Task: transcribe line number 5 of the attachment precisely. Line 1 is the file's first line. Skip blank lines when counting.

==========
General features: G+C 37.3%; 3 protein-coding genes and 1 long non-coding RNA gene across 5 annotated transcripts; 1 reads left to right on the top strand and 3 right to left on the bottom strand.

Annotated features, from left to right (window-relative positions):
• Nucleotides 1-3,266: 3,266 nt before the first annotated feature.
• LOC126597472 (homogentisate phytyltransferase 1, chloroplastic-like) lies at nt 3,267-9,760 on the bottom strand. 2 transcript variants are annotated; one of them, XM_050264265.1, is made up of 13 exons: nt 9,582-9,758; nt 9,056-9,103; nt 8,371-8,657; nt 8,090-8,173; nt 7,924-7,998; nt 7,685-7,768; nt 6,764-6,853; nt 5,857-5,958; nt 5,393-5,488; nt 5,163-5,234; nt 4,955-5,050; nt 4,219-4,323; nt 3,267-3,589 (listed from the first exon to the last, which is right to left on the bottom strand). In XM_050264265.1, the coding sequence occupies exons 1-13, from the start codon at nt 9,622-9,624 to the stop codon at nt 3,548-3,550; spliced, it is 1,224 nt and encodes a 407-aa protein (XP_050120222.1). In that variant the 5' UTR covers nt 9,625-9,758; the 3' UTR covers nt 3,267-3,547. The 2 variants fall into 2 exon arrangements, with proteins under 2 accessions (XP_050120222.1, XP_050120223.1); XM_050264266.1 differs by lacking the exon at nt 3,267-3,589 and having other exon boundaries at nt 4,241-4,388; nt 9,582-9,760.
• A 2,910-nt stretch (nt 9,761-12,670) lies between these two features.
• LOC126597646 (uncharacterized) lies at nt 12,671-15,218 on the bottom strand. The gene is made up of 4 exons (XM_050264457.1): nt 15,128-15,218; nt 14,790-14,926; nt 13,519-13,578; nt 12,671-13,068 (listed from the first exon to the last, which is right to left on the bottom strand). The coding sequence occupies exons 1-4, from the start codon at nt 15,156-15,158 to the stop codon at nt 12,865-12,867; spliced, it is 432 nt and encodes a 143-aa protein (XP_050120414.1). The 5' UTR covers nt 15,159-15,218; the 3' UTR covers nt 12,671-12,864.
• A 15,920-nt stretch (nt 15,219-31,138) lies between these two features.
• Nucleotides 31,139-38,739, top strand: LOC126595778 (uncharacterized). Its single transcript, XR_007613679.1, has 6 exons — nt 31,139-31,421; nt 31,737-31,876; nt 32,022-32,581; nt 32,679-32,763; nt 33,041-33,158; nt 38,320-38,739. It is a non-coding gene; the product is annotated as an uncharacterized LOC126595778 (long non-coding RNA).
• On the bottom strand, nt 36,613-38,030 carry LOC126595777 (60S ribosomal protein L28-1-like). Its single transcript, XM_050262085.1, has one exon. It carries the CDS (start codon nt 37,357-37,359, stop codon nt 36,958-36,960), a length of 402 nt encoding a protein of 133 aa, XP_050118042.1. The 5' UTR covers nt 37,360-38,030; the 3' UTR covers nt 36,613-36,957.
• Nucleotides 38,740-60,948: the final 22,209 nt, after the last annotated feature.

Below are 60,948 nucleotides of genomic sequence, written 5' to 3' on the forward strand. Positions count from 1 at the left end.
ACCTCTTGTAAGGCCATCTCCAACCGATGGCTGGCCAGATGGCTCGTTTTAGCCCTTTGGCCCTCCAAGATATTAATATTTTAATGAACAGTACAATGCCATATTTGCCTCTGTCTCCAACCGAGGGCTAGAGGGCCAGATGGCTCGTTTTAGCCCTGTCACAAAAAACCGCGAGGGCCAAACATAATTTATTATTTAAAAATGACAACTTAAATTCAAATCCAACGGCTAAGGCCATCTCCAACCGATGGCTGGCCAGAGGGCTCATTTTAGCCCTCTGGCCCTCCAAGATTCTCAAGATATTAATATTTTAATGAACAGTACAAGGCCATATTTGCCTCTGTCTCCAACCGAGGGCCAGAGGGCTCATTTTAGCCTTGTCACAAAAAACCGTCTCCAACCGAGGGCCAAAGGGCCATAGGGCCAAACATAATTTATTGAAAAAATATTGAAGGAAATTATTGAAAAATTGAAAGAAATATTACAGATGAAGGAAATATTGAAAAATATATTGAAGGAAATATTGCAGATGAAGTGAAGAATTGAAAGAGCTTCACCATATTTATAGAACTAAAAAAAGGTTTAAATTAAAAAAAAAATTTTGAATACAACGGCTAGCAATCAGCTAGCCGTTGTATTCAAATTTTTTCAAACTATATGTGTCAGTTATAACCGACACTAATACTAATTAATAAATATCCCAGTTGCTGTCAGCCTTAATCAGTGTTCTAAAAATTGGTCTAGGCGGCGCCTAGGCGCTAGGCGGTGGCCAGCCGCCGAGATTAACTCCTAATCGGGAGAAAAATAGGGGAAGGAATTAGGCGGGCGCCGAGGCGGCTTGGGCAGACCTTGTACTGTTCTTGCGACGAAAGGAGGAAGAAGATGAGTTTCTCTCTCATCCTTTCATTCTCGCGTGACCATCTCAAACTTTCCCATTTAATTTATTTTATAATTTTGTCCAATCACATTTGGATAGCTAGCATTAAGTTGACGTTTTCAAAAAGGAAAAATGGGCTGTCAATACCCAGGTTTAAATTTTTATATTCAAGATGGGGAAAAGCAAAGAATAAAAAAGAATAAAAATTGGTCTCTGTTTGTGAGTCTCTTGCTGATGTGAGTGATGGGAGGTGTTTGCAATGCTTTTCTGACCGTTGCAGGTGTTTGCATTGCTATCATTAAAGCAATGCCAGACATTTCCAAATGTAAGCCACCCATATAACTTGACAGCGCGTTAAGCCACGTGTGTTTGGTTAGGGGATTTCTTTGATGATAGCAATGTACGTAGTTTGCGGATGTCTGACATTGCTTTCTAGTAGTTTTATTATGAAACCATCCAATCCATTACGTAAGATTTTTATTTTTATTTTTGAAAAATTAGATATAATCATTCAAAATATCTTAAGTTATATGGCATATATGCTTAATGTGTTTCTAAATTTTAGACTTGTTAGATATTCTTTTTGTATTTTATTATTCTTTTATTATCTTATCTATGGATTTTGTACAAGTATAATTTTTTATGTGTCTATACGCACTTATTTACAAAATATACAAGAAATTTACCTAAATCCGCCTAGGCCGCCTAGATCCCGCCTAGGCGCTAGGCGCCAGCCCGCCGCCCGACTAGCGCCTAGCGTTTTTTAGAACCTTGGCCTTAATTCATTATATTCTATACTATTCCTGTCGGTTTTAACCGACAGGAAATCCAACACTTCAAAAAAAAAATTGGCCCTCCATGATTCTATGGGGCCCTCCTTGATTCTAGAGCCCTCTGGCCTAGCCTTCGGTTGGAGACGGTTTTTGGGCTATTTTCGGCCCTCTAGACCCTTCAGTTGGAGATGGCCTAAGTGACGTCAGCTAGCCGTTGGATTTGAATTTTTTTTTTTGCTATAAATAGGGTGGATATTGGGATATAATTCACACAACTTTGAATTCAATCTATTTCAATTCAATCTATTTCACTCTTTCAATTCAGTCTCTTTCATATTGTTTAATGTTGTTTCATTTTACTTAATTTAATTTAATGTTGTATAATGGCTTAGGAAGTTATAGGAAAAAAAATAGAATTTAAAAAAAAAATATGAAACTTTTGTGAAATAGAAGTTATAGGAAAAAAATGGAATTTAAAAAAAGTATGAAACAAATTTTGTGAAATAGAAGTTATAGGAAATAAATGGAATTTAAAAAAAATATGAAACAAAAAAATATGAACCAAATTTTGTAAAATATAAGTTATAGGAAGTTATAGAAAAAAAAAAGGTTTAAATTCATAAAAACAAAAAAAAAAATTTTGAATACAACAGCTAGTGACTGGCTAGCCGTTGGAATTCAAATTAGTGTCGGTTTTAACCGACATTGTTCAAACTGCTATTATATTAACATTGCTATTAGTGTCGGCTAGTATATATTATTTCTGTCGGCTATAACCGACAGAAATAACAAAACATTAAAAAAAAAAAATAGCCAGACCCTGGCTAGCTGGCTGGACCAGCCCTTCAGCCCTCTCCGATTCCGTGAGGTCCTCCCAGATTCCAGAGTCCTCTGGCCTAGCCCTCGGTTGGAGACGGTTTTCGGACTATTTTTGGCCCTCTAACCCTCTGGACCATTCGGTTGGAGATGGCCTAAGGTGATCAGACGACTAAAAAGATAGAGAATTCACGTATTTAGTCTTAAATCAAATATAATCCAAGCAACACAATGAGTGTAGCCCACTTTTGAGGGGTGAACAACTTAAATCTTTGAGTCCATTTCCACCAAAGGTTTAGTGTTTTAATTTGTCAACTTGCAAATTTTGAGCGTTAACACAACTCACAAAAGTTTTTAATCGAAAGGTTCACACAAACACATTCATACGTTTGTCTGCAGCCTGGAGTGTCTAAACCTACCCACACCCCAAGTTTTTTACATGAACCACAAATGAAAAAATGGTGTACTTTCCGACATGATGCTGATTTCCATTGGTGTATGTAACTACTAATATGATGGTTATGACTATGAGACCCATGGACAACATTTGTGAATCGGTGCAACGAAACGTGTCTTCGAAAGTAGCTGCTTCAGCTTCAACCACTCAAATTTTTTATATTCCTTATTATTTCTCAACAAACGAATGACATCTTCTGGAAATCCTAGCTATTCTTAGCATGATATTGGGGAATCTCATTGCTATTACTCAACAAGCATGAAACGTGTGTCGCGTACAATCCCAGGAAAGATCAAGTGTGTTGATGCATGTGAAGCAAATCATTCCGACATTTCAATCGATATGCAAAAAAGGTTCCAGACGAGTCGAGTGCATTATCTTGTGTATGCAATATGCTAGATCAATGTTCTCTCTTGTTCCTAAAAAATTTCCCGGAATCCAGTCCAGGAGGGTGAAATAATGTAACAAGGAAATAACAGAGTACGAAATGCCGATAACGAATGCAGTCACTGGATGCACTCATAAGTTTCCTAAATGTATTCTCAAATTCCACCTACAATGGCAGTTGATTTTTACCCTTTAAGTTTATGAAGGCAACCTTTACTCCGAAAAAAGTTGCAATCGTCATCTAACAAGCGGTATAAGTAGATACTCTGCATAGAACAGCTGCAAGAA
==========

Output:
• A 2,910-nt stretch (nt 9,761-12,670) lies between these two features.